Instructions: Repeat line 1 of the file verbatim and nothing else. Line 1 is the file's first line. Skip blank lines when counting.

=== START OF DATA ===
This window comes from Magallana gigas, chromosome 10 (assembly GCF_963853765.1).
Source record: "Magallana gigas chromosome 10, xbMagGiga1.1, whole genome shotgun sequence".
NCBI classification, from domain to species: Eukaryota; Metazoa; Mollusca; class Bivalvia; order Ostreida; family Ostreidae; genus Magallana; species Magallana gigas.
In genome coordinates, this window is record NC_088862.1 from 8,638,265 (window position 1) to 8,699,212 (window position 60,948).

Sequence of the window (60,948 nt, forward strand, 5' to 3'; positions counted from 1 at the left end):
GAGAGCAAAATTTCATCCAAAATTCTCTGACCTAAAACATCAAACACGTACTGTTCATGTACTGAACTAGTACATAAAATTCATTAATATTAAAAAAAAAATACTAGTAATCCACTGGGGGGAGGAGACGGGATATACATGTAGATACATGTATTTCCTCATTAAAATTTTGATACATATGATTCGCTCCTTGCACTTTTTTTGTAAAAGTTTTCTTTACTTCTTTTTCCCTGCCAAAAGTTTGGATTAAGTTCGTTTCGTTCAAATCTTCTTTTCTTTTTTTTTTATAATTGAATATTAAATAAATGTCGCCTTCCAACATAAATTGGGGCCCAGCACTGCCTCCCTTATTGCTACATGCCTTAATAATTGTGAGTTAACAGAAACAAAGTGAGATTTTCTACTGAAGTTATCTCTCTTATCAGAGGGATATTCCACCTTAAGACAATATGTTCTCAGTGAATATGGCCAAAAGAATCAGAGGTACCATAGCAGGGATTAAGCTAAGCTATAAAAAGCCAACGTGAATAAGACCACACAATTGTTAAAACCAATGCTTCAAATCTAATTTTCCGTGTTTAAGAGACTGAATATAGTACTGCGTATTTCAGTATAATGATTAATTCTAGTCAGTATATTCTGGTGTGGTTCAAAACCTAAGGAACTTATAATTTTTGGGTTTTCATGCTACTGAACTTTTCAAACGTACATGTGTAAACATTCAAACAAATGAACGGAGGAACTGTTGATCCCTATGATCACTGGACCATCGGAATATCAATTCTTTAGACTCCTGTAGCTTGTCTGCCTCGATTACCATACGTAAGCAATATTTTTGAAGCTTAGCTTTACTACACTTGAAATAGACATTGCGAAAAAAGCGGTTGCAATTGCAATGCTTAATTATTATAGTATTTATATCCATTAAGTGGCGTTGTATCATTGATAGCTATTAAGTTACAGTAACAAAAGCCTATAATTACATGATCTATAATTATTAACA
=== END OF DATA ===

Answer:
This window comes from Magallana gigas, chromosome 10 (assembly GCF_963853765.1).